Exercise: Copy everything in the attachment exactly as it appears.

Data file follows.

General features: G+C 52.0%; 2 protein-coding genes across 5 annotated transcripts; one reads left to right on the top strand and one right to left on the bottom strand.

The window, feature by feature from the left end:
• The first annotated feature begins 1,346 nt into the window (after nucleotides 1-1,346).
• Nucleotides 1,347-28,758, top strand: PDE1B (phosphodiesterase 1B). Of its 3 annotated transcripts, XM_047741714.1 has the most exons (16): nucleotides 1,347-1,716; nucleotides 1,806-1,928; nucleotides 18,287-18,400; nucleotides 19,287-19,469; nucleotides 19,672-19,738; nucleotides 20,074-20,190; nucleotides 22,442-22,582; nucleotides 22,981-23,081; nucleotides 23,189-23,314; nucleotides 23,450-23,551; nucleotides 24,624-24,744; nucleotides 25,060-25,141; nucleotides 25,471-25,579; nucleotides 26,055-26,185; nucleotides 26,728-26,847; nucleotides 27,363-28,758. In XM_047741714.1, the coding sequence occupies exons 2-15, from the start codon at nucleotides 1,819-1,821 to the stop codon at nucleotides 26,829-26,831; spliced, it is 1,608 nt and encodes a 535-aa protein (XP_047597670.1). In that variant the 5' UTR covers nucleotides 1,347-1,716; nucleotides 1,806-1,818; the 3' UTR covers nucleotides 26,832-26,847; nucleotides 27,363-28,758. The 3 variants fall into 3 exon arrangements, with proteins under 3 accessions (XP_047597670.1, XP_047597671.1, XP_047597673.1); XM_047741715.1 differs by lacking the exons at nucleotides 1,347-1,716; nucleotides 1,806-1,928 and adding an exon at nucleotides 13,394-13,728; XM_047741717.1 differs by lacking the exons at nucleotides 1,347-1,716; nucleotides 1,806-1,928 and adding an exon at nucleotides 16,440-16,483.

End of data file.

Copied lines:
General features: G+C 52.0%; 2 protein-coding genes across 5 annotated transcripts; one reads left to right on the top strand and one right to left on the bottom strand.

The window, feature by feature from the left end:
• The first annotated feature begins 1,346 nt into the window (after nucleotides 1-1,346).
• Nucleotides 1,347-28,758, top strand: PDE1B (phosphodiesterase 1B). Of its 3 annotated transcripts, XM_047741714.1 has the most exons (16): nucleotides 1,347-1,716; nucleotides 1,806-1,928; nucleotides 18,287-18,400; nucleotides 19,287-19,469; nucleotides 19,672-19,738; nucleotides 20,074-20,190; nucleotides 22,442-22,582; nucleotides 22,981-23,081; nucleotides 23,189-23,314; nucleotides 23,450-23,551; nucleotides 24,624-24,744; nucleotides 25,060-25,141; nucleotides 25,471-25,579; nucleotides 26,055-26,185; nucleotides 26,728-26,847; nucleotides 27,363-28,758. In XM_047741714.1, the coding sequence occupies exons 2-15, from the start codon at nucleotides 1,819-1,821 to the stop codon at nucleotides 26,829-26,831; spliced, it is 1,608 nt and encodes a 535-aa protein (XP_047597670.1). In that variant the 5' UTR covers nucleotides 1,347-1,716; nucleotides 1,806-1,818; the 3' UTR covers nucleotides 26,832-26,847; nucleotides 27,363-28,758. The 3 variants fall into 3 exon arrangements, with proteins under 3 accessions (XP_047597670.1, XP_047597671.1, XP_047597673.1); XM_047741715.1 differs by lacking the exons at nucleotides 1,347-1,716; nucleotides 1,806-1,928 and adding an exon at nucleotides 13,394-13,728; XM_047741717.1 differs by lacking the exons at nucleotides 1,347-1,716; nucleotides 1,806-1,928 and adding an exon at nucleotides 16,440-16,483.